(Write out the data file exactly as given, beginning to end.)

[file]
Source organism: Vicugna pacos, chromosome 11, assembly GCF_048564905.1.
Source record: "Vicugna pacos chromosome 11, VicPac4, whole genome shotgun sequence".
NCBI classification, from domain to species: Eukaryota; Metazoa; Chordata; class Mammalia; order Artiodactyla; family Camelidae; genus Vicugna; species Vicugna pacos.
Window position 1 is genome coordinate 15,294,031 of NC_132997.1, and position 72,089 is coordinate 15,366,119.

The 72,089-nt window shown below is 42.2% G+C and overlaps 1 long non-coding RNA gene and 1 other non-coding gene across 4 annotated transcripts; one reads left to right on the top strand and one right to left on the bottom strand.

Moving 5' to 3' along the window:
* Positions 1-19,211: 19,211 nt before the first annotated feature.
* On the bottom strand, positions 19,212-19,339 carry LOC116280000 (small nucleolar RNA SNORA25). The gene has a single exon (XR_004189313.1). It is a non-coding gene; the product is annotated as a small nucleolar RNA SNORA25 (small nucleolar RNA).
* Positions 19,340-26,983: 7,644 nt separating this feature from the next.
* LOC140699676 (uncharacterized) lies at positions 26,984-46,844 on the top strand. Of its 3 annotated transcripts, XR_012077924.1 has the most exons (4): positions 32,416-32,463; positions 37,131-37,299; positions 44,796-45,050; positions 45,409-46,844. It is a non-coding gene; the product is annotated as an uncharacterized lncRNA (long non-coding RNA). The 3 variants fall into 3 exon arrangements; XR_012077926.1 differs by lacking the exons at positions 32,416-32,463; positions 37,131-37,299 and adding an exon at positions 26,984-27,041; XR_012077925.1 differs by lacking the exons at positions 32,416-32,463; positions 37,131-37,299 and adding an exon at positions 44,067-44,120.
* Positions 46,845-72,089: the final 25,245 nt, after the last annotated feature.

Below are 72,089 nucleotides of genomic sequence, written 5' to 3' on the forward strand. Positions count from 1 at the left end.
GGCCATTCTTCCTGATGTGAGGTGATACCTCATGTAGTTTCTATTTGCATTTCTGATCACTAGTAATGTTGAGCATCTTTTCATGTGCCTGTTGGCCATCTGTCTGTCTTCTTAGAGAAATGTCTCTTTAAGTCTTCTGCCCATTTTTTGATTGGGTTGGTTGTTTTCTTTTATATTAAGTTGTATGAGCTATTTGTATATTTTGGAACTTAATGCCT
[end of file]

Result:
Source organism: Vicugna pacos, chromosome 11, assembly GCF_048564905.1.
Source record: "Vicugna pacos chromosome 11, VicPac4, whole genome shotgun sequence".
NCBI classification, from domain to species: Eukaryota; Metazoa; Chordata; class Mammalia; order Artiodactyla; family Camelidae; genus Vicugna; species Vicugna pacos.
Window position 1 is genome coordinate 15,294,031 of NC_132997.1, and position 72,089 is coordinate 15,366,119.

The 72,089-nt window shown below is 42.2% G+C and overlaps 1 long non-coding RNA gene and 1 other non-coding gene across 4 annotated transcripts; one reads left to right on the top strand and one right to left on the bottom strand.

Moving 5' to 3' along the window:
* Positions 1-19,211: 19,211 nt before the first annotated feature.
* On the bottom strand, positions 19,212-19,339 carry LOC116280000 (small nucleolar RNA SNORA25). The gene has a single exon (XR_004189313.1). It is a non-coding gene; the product is annotated as a small nucleolar RNA SNORA25 (small nucleolar RNA).
* Positions 19,340-26,983: 7,644 nt separating this feature from the next.
* LOC140699676 (uncharacterized) lies at positions 26,984-46,844 on the top strand. Of its 3 annotated transcripts, XR_012077924.1 has the most exons (4): positions 32,416-32,463; positions 37,131-37,299; positions 44,796-45,050; positions 45,409-46,844. It is a non-coding gene; the product is annotated as an uncharacterized lncRNA (long non-coding RNA). The 3 variants fall into 3 exon arrangements; XR_012077926.1 differs by lacking the exons at positions 32,416-32,463; positions 37,131-37,299 and adding an exon at positions 26,984-27,041; XR_012077925.1 differs by lacking the exons at positions 32,416-32,463; positions 37,131-37,299 and adding an exon at positions 44,067-44,120.
* Positions 46,845-72,089: the final 25,245 nt, after the last annotated feature.

Below are 72,089 nucleotides of genomic sequence, written 5' to 3' on the forward strand. Positions count from 1 at the left end.
GGCCATTCTTCCTGATGTGAGGTGATACCTCATGTAGTTTCTATTTGCATTTCTGATCACTAGTAATGTTGAGCATCTTTTCATGTGCCTGTTGGCCATCTGTCTGTCTTCTTAGAGAAATGTCTCTTTAAGTCTTCTGCCCATTTTTTGATTGGGTTGGTTGTTTTCTTTTATATTAAGTTGTATGAGCTATTTGTATATTTTGGAACTTAATGCCT